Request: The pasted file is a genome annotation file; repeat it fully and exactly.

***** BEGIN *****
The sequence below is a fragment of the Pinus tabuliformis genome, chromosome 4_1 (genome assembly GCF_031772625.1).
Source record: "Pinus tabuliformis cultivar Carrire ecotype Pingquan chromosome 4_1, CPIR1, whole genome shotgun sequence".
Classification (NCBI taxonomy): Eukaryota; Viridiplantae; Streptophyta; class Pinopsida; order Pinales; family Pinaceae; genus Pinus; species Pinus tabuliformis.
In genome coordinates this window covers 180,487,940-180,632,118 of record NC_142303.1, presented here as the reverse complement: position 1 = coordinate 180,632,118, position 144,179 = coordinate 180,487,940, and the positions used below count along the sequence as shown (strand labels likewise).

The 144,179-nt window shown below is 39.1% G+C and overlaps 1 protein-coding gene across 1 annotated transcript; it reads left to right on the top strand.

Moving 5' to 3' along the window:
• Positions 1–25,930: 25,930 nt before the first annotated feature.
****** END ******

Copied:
The sequence below is a fragment of the Pinus tabuliformis genome, chromosome 4_1 (genome assembly GCF_031772625.1).
Source record: "Pinus tabuliformis cultivar Carrire ecotype Pingquan chromosome 4_1, CPIR1, whole genome shotgun sequence".
Classification (NCBI taxonomy): Eukaryota; Viridiplantae; Streptophyta; class Pinopsida; order Pinales; family Pinaceae; genus Pinus; species Pinus tabuliformis.
In genome coordinates this window covers 180,487,940-180,632,118 of record NC_142303.1, presented here as the reverse complement: position 1 = coordinate 180,632,118, position 144,179 = coordinate 180,487,940, and the positions used below count along the sequence as shown (strand labels likewise).

The 144,179-nt window shown below is 39.1% G+C and overlaps 1 protein-coding gene across 1 annotated transcript; it reads left to right on the top strand.

Moving 5' to 3' along the window:
• Positions 1–25,930: 25,930 nt before the first annotated feature.